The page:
Genes involved in viral carcinogenesis and tumor initiation in hepatitis C virus-induced hepatocellular carcinoma

Valeria R. Mas, Daniel G. Maluf, Kellie J. Archer, Kenneth Yanek, Xiangrong Kong, Laura Kulik, Chris E. Freise, Kim M. Olthoff, Rafik M. Ghobrial, Paula McIver, Robert Fisher

Research output: Contribution to journalArticlepeer-review

180 Scopus citations


The role of chronic hepatitis C virus (HCV) in the pathogenesis of HCV-associated hepatocellular carcinoma (HCC) remains controversial. To understand the transition from benign to malignant, we studied the gene expression patterns in liver tissues at different stages, including normal, cirrhosis, and different HCC stages. We studied 108 liver tissue samples obtained from 88 distinct patients (41 HCV-cirrhotic tissues, 17 HCV-cirrhotic tissues from patients with HCC, and 47 HCV-HCC tissues). Differentially expressed genes (DEG) were studied by use of high-density oligonucleotide arrays. Among probe sets identified as differentially expressed via the F test, all pairwise comparisons were performed. Cirrhotic tissues with and without concomitant HCC were further evaluated, and a classifier was used to predict whether the tissue type was associated with HCC. Differential expression profiles were analyzed using Interaction Networks and Functional Analysis. Characteristic gene signatures were identified when normal tissue was compared with cirrhosis, cirrhosis with early HCC, and normal with HCC. Pathway analysis classified the cellular and biological functions of the DEG as related to cellular growth and proliferation, cell death and inflammatory disease in cirrhosis; cell death, cell cycle, DNA replication, and immune response in early HCCs; and cell death, cell growth and proliferation, cell cycle, and DNA repair in advanced HCCs. Characteristic gene signatures were identified at different stages of HCV-HCC progression. A set of genes were identified to predict whether the cirrhotic tissue was associated with HCC.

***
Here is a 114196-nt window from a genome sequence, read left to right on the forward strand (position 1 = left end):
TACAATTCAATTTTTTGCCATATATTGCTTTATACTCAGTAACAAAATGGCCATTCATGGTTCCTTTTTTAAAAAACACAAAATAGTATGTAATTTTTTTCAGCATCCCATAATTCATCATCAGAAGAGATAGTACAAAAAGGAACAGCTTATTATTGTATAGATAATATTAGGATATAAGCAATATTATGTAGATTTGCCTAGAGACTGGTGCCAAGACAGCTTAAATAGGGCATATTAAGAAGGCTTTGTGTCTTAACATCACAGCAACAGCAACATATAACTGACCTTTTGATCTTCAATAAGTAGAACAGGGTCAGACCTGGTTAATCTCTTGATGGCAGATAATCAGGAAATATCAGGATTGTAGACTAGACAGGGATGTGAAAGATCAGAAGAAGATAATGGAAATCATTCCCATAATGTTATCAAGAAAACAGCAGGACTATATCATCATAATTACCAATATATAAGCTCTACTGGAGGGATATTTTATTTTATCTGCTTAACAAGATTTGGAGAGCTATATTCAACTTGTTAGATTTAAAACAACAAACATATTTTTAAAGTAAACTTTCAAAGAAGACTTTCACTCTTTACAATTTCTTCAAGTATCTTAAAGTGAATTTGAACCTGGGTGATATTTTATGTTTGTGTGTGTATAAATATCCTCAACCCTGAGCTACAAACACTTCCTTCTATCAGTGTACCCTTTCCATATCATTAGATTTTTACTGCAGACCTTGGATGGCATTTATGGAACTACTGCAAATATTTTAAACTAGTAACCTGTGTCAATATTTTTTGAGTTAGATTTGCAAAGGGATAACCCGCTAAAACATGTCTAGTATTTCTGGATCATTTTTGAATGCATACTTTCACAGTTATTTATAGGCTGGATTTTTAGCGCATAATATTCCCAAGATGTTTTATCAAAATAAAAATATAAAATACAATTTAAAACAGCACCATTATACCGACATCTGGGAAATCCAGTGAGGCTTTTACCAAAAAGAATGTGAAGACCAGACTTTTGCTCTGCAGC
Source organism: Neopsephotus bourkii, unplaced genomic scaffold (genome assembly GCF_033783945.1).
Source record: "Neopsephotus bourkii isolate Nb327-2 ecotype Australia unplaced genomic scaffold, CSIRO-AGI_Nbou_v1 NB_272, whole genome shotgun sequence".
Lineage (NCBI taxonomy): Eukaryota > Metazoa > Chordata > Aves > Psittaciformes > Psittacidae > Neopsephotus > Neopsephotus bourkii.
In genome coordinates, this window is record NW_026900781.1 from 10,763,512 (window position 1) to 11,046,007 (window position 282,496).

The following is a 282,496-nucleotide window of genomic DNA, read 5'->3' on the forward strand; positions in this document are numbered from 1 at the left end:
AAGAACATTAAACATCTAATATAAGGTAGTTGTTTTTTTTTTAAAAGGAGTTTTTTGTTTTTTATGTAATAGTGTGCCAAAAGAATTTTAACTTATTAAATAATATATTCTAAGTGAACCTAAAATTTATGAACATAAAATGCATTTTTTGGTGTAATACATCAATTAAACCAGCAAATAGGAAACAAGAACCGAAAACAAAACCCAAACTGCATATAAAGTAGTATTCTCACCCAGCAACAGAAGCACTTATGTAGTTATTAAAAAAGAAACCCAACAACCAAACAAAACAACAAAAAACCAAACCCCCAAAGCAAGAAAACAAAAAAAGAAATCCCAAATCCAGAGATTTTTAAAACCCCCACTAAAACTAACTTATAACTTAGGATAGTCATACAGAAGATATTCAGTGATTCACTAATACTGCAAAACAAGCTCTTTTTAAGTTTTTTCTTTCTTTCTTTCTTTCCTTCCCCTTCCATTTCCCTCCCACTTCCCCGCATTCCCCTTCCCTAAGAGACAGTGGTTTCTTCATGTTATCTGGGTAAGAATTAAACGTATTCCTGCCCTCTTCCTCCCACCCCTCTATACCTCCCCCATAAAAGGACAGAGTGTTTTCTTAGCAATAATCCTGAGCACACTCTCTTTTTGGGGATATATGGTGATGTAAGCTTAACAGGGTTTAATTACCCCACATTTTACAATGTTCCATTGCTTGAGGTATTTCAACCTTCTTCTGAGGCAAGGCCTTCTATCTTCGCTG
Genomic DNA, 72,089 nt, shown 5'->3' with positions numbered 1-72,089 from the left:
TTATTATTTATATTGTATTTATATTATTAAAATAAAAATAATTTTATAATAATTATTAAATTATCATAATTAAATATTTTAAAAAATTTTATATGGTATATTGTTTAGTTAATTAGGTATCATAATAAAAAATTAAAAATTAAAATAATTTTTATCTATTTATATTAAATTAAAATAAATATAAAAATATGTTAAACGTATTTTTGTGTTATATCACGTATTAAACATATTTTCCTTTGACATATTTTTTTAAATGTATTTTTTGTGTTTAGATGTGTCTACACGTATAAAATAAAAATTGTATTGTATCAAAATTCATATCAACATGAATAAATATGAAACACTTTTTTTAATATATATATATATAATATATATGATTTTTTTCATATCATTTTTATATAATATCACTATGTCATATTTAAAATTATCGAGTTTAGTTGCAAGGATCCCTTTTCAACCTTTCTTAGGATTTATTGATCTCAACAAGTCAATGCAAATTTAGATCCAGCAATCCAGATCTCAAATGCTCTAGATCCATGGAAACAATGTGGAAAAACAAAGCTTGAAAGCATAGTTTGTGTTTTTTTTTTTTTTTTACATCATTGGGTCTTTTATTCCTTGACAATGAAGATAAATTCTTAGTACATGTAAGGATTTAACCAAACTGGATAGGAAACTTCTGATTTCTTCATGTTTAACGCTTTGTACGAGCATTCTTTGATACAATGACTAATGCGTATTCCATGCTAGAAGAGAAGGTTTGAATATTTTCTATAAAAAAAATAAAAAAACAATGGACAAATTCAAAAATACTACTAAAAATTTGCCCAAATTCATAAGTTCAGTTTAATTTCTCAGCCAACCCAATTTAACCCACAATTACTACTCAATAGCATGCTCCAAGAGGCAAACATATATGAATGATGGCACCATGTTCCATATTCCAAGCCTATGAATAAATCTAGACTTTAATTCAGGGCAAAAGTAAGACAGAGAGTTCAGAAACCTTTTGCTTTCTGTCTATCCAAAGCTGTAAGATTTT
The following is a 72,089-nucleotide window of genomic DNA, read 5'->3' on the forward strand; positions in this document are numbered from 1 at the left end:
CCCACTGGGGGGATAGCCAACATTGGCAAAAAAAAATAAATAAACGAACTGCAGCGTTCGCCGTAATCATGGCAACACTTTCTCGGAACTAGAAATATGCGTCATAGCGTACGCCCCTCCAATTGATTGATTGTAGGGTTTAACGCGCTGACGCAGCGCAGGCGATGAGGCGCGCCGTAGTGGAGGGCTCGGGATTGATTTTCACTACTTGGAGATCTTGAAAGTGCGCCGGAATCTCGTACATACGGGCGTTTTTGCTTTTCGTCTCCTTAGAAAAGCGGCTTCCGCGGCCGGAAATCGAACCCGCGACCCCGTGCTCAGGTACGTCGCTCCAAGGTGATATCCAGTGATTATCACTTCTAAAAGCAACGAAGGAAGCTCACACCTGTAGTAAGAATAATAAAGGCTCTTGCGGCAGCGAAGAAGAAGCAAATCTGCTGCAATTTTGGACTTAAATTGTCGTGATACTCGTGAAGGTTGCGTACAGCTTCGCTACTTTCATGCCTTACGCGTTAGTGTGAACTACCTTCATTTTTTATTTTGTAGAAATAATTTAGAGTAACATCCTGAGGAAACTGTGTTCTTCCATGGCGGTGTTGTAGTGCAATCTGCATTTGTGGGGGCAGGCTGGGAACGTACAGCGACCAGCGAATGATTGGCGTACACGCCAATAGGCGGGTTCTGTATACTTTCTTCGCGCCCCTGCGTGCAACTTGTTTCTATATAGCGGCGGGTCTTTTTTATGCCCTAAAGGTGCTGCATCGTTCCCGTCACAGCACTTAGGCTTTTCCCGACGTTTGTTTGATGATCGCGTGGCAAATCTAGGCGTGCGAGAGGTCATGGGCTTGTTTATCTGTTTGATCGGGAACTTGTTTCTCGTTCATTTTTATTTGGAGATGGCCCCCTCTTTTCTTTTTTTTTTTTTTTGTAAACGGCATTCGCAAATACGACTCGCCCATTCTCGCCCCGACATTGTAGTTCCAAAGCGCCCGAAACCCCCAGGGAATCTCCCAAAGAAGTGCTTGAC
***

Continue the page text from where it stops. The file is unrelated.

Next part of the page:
Original languageEnglish (US)
Pages (from-to)85-94
Number of pages10
JournalMolecular Medicine
Issue number3-4
StatePublished - Mar 2009
Externally publishedYes

ASJC Scopus subject areas

  • Molecular Medicine
  • Molecular Biology
  • Genetics
  • Genetics(clinical)


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